13- The members of the Security Council encouraged ECOWAS and the CPLP to take the necessary steps towards organizing a meeting of the international contact Group on Guinea-Bissau, in consultation with the UN, EU and all concerned stakeholders.

14- The members of the Security Council reiterated their commitment to continue to monitor the current political crisis and expressed their readiness to take necessary measures to respond to further worsening of the situation in Guinea-Bissau.

15 June 2016

Distributed by APO (African Press Organization) on behalf of United Nations – Security Council.

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UN Security Council Press Statement on the Situation in Guinea Bissau

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1- The members of the Security Council were briefed on 14 June 2016 by the Special Representative of the Secretary General and Head of the United Nations Integrated Peacebuilding Office in Guinea Bissau (UNIOGBIS), Mr. Modibo Ibrahim Touré, on the situation in Guinea-Bissau.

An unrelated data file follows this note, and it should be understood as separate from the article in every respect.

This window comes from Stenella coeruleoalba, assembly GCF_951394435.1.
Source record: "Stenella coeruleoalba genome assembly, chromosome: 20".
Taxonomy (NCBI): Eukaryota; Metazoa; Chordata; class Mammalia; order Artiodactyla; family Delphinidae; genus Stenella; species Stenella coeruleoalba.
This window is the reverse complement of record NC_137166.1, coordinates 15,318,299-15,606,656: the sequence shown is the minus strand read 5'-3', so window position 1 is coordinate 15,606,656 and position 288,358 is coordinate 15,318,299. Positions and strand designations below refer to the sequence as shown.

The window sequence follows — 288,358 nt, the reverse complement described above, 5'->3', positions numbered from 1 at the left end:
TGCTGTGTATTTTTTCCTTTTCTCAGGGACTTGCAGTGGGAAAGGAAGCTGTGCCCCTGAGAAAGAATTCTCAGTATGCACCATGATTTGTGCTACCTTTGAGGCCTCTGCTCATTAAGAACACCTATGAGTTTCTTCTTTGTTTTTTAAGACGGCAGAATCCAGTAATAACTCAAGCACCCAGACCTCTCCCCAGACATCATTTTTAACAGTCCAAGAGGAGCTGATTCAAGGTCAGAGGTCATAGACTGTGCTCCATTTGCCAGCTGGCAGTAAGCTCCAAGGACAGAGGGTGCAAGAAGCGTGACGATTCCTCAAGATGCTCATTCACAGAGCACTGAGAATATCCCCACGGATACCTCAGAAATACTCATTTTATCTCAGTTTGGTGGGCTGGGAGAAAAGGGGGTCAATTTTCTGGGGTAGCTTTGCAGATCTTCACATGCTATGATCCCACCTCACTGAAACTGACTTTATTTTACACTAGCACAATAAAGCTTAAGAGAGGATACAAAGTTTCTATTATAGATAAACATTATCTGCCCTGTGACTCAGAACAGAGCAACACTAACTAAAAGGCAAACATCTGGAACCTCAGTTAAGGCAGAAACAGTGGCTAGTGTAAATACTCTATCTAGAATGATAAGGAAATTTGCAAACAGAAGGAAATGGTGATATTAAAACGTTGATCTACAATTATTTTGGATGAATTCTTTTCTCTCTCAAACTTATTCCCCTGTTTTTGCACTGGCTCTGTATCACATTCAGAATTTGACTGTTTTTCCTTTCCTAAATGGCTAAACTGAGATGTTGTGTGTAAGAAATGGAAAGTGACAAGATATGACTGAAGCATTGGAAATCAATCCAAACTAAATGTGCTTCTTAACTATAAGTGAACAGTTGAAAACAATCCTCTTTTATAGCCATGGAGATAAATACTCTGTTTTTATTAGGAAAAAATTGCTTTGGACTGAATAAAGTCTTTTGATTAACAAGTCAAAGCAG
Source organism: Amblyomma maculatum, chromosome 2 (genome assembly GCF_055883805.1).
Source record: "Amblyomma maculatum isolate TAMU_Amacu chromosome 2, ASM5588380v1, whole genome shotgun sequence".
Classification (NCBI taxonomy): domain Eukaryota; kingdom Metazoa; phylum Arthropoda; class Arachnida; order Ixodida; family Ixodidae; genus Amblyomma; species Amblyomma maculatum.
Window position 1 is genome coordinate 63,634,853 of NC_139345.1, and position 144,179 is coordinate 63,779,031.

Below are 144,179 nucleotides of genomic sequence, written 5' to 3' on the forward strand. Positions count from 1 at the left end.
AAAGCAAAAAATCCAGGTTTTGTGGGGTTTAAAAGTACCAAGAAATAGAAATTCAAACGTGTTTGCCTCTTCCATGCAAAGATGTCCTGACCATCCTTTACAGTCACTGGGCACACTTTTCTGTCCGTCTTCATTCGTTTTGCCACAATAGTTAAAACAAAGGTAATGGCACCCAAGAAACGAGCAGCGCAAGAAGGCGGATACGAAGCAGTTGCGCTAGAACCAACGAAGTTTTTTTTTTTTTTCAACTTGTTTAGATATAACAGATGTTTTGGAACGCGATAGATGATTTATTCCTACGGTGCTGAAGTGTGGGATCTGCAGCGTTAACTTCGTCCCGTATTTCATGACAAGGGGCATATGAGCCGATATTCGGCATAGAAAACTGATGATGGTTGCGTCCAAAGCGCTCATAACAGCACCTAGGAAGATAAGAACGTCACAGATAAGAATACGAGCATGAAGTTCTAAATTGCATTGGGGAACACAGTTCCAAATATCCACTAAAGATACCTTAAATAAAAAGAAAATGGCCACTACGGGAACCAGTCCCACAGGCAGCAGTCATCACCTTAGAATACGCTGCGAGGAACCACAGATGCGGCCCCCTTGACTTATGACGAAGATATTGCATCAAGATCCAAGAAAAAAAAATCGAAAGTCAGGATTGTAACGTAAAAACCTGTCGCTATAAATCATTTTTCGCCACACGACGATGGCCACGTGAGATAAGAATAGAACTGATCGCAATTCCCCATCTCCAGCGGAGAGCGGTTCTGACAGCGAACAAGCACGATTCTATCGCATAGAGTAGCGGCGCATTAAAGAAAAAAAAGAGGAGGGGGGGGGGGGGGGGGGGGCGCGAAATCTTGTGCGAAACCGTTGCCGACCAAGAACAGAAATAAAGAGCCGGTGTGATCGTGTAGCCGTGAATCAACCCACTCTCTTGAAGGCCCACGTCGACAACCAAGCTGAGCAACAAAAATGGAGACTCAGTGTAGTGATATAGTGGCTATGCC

2- The members of the Security Council expressed their serious concern over the latest political developments in Guinea-Bissau.

3- The members of the Security Council encouraged national actors to abide by the Constitution and the rule of law, while striving to find a political solution to the crisis. Notably, the members of the Security Council commended the security forces of Guinea-Bissau for their non-interference in the political situation and the restraint shown in this regard. The members of the Security Council reminded the security and defense services of the need to continue abiding by civilian control.
4- The members of the Security Council further commended the peaceful way in which Guinea-Bissau’s population is following the political situation in the country.